Following Scott’s enlightening keynote, the doors of the ballroom were flung open to reveal the Mariachi Nuevo Sonido band, which led the attendees down to the Exhibit Hall’s ribbon-cutting. A menu of twenty educational sessions followed, offering valuable insights on such topics as programming, fundraising, technology and human resources management. The day closed with a festive trifecta of celebrations at the three host museums, from free tours of Titanic: The Exhibition at the Museum of Natural History and Science, to a Breaking Bad-themed tent (complete with Walter White photo opp) sponsored by the Museum of Nuclear Science and History, to a lab/bar offering a variety of curious concoctions at Explora.
While the Duke City Marathon runners galloped through the streets outside the Convention Center on Sunday, those inside enjoyed a morning keynote featuring Ramu Damodaran, Deputy Director for Partnership and Public Engagement at the United Nations’ Outreach Division. Damodaran (left) spoke about the need for an intersection between science and sustainability, as the UN’s focus shifts from “globalization” to “people-ization”.
A self-described “victim of acronyms”, Damodaran suggested an acronym for the ASTC that would be relevant to the UN’s current programs: “Achieving Sustainability Through Curiosity”. He pointed to the great challenges facing the world, from land degradation to water issues to nutrition, and looked to curiosity to cure these ills: “you come with a curiosity, and that curiosity can be taken back to transform not only your lives, but the lives of those around you.”
Damodoran even derived an acronym from the word “curious”: “Community, Unpredictability and Reason Is Our Understanding of Sustainability.” Regarding community, he asked museums to join the community of the United Nations, as it celebrates its 70th Anniversary. He also advised ASTC members to lean on the community of their organization. By adding the ASTC logo to their badges or tickets, their guests can feel as though they are part of a global movement. Regarding unpredictability, he urged museums to allow their visitors to be daring, unrestrained by rules. That being said, he cautioned that museums should be unpredictable based on reason, with a certain logic brought in before getting swept into experimentation.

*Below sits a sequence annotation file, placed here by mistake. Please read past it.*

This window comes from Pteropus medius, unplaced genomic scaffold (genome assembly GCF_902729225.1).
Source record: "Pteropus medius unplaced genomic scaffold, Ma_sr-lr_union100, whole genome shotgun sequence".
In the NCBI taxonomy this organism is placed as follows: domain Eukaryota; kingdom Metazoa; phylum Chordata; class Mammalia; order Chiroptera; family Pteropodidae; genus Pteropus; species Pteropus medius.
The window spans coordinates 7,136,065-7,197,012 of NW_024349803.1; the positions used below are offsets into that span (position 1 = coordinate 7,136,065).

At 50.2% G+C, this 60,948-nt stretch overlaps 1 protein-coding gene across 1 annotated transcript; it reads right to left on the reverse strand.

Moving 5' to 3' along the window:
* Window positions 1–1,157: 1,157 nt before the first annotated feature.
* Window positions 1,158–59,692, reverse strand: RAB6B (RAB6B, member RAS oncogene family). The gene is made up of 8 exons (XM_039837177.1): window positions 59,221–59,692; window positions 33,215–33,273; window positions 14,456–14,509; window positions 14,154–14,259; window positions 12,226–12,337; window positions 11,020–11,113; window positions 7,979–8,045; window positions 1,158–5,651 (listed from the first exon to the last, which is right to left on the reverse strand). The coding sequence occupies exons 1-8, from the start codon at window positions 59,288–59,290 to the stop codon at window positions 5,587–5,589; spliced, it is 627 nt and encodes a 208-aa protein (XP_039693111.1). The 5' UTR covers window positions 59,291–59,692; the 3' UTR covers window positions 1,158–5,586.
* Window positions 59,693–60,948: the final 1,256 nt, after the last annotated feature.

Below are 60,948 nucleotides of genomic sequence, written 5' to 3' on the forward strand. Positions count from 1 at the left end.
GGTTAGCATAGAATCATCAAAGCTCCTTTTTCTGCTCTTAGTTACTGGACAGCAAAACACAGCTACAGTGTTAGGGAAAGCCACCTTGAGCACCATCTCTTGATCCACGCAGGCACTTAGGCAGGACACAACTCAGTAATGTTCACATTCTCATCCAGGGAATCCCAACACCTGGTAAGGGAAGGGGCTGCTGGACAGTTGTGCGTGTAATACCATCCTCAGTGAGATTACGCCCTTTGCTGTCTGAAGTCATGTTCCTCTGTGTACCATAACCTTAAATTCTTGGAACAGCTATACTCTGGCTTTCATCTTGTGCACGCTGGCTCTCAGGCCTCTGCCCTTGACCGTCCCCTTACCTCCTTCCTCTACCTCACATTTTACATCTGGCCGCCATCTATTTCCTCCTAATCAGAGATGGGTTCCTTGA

By embracing curiosity and applying a reasoned unpredictably, museums and science centers can affect real change, not just in their institutions, but around the world: “Ultimately, a sustainable practice that is introduced in one part of the world is going to, with minor modifications, be applicable in another part. When you think of the UN as a large meta organization, ” Damodoran reasoned, “please also think that ultimately its achievements have to come down to the very basic ideas, discoveries and initiatives of the women, men and children who come to your [museums].”
The ASTC Conference’s remaining days overflowed with additional educational sessions, live demonstrations of the latest and greatest science center products and techniques, a Museum Open House Day with the three host organizations, a Big Screen Day highlighting 8 blockbuster 3D educational films, and a variety of digital planetarium demonstrations. According to Rock, even in light of the recent economic shutdown and increasing competition from technological diversions, engagement in the organization has been consistent over the last five years, with the 2013 conference being one of the highest attended ever. “Local communities have kept science centers alive because they realize their importance, ” said Rock.
As for what challenges the future may hold, Rock said that science centers need to network better amongst themselves, “the same way people do.” They also need to be adaptable so that if they experiment with a new technology or interactive, and it doesn’t work, they can shift gears quickly to better suit guests’ needs. Most of all, Rock acknowledged, science centers need to stay relevant: “guests don’t just want to be educated anymore. They want to be engaged and entertained. They need a total experience, so we need to continue to try and capture our audience.”
For more information on the Association of Science – Technology Centers, videos from the 2013 ASTC conference, and a preview of the 2014 conference in Raleigh, North Carolina, USA, please visit http://www.astc.org.
Dinosaur and Mariachi – Clara Rice. Explora – Explora. Bud Rock, Eugenie Scott, Ramu Domodaran – ASTC. Dinosaur Exhibit – New Mexico Museum of Natural History and Science.